Living in a Fenced Garden: The Practicality of Cottagecore Cinema

Introduction for August

You see a cottage covered with wisteria, its vines hover in the wind. The petals twist into a little tornado that passes through the garden and stops by an old elm. The house has a thatched roof, with a long brick chimney that creeks when it settles. Inside, you gingerly arrange the flowers from your apron and set them to dry upside down. It’s time to make bread and stew, before embroidering by the fire. What I have just described is cottagecore, an aesthetic category popular on apps like Instagram and Pinterest. It’s largely defined as an idealized pastoral lifestyle, not quite returning to the past, but certainly turning away from certain elements of modernity. It is not a specific style nor fashion, more of a scattered definition which anyone can apply to the feeling of a warm cup of tea. It’s entirely based on emotion, and so it can widely vary depending on person and climate. It can even exist inside a city, like a sanctuary nestled between two skyscrapers. However, this whimsical nature also opens cottagecore to multiple valid criticisms. It defends an idealized lifestyle, where problems are minimal, like running out of molasses or having a clumsy rabbit eat your herbs. Cottagecore is appealing because it creates these impossible visual worlds, especially in film. So where does the line between impossible and naïve lie for these films, their reception, and the genre at large?

Cottagecore is largely popular with people who cannot live in a cottage. It is fostered by city dwellers who dream about a beautiful world that they can never access, or only have limited contact with. This elusive quality makes it appealing and cinematic. Because cottagecore is a visual category, and not something everyone can experience firsthand, much of what we define it as comes from movies. People watch the films and then try to find styles and decoration that looks similar and integrate those with the setting they already have. These films don’t have to take place in a cottage, as their reception doesn’t limit itself to that space, but they are often situated around the countryside. Some prevalent features include vintage clothing and objects, nature, art, and little problems. What do I mean by little problems? Well, little events, minimal things that still make a difference. Kiki’s Delivery Service (1989), for example, is often cited as a cottagecore film, as Kiki works for her community, travels around beautiful vistas, and learns to accept herself and take strength in who she is. While it’s a delightful film, nothing vast happens. Little details and personal touches become as relevant as any monumental event. The film treats friendship with the same dedication and admiration as a different film might treat saving the world. It recognizes that minimal and monumental events are different, but also implies that they are equally important. Like other Studio Ghibli films, meaning derives from both narrative and style, and that style is as influential as the narrative’s morals. Spirited Away (2001) takes the time to show its protagonist adjusting her shoes and walking down a staircase, because these moments inform the audience about what kind of character she is and the way she interacts with this strange world. Not everything is a huge event, sometimes the smallest detail conveys who we are. Side note, Kiki is a witch, which (which witch is which) is another predominate element in cottagecore. There is something about living in a cottage and growing herbs that immediately translates to being a witch. If we are being honest, it is also my current retirement plan.

You’ll notice that Kiki’s Delivery Service is somewhat modern, but it does feature a few vintage dresses, which are arguably as important to cottagecore as its garden. Practical dresses with pockets, still pretty, but breathable and washable are crucial to cottagecore dreams. Like everything else in this category though, cottagecore doesn’t have a specific dress or garb, just something either practical or whimsical that disregards the current fast fashion world. Films like Pride and Prejudice (2005) and Sense and Sensibility (1995) feature lovely dresses while also drawing our attention to the maintenance involved with these outfits. How much a new dress and ribbon costs, the dirt that accumulates when you walk through the rain or a damp field. It is not effortless, rather the effort is what makes it admirable. There is a degree of involvement with everything in cottagecore, whether it’s treasure hunting in thrift stores and Etsy or even watching these films for ideas. But more than that, there is a political awareness in certain branches of cottagecore that I appreciate. In turning away from modern industrial practices, cottagecore encourages a few different kinds of rejection. The way you define cottagecore is ultimately flexible, as is what it rejects. That flexibility, however, does have its downfalls.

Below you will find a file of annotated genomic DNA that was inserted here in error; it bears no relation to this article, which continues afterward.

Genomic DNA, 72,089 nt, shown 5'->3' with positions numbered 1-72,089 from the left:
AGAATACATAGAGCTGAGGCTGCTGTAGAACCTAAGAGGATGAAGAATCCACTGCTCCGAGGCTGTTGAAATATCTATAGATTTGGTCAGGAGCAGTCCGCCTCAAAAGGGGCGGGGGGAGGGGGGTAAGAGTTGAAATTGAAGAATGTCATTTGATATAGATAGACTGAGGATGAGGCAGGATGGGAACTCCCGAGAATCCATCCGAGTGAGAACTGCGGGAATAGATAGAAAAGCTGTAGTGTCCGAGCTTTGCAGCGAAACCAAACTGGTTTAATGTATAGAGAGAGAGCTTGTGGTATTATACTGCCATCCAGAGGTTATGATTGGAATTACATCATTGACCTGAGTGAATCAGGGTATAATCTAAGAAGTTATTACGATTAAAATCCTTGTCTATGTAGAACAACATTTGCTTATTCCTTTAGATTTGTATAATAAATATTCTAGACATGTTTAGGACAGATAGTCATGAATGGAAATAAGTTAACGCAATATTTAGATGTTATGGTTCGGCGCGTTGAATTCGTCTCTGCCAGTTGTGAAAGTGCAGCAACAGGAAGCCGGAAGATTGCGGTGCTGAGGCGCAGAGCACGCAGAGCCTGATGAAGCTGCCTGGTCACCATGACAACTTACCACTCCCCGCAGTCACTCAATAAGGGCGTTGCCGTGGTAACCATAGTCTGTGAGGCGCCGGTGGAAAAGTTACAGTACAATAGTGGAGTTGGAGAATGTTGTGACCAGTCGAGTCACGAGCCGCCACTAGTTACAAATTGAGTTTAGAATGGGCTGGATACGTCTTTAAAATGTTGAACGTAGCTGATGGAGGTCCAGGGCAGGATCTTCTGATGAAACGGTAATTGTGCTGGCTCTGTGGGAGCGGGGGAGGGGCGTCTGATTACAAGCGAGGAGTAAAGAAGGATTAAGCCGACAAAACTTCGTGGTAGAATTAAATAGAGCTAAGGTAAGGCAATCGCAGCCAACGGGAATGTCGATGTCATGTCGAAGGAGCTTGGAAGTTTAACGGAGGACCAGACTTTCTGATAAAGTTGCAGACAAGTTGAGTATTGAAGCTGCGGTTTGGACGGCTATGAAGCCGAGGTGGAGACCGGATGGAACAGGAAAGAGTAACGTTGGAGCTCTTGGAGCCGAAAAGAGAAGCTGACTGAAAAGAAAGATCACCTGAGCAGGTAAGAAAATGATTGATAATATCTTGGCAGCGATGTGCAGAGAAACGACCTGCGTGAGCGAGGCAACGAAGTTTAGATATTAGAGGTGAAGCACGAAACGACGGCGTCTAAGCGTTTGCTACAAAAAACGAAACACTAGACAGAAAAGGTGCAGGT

Certain critics argue that cottagecore is problematic in two major ways. First, it often focuses on the acquisition of land, specifically a return to nature. That sentiment is colonial and ignorant, and often undermines the work that goes into farms and the history of the countryside. You can’t just wander into the forest and claim to live there. Cottagecore is additionally very white in its most popular iterations. It’s not exclusively so, there are many diverse creators working within cottagecore, but these creators are often criminally overlooked online. This criticism is thus entirely valid, and many, including myself, must educate ourselves about where this aesthetic is coming from and how it’s operating. It’s essentially taking land, pretending that it is something that it is not, and neglecting to include the actual labour and history involved with this land, substituting it with a magical unpolitical realm. I love how films like Pride and Prejudice depict imperfection and dirt in daily life, but I also recognize that its characters are privileged white people who are celebrated throughout the narrative, and the conflict they encounter is readily settled through this privilege. That brings me to the second critical issue, the apparent anti-politics in cottagecore. I mentioned prior that cottagecore is often deemed ‘an escape’ from the larger problems in modern society. Yes, that can be your average 9 to 5 job, as Dolly once sang, but it can also be the kind of issues we should be paying attention to. The movements happening in our world right now, not just a version of history that we have seen in film.